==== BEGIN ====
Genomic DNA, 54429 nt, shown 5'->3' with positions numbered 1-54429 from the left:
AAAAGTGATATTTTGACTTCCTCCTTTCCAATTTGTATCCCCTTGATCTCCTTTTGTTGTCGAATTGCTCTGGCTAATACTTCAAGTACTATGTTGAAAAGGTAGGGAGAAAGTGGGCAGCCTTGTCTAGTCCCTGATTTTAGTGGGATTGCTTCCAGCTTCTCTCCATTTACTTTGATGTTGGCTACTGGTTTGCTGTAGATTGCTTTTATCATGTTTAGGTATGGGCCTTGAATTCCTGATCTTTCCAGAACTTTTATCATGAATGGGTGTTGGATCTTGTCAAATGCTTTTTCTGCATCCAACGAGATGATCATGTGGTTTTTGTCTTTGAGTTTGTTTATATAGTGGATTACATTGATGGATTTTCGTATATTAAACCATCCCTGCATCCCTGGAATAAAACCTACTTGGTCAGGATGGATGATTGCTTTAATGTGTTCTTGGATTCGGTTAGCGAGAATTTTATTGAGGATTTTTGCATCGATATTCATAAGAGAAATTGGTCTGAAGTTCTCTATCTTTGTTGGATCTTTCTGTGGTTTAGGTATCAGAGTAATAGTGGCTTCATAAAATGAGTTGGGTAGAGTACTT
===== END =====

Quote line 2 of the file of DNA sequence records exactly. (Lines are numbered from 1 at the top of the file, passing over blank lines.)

AAAAGTGATATTTTGACTTCCTCCTTTCCAATTTGTATCCCCTTGATCTCCTTTTGTTGTCGAATTGCTCTGGCTAATACTTCAAGTACTATGTTGAAAAGGTAGGGAGAAAGTGGGCAGCCTTGTCTAGTCCCTGATTTTAGTGGGATTGCTTCCAGCTTCTCTCCATTTACTTTGATGTTGGCTACTGGTTTGCTGTAGATTGCTTTTATCATGTTTAGGTATGGGCCTTGAATTCCTGATCTTTCCAGAACTTTTATCATGAATGGGTGTTGGATCTTGTCAAATGCTTTTTCTGCATCCAACGAGATGATCATGTGGTTTTTGTCTTTGAGTTTGTTTATATAGTGGATTACATTGATGGATTTTCGTATATTAAACCATCCCTGCATCCCTGGAATAAAACCTACTTGGTCAGGATGGATGATTGCTTTAATGTGTTCTTGGATTCGGTTAGCGAGAATTTTATTGAGGATTTTTGCATCGATATTCATAAGAGAAATTGGTCTGAAGTTCTCTATCTTTGTTGGATCTTTCTGTGGTTTAGGTATCAGAGTAATAGTGGCTTCATAAAATGAGTTGGGTAGAGTACTT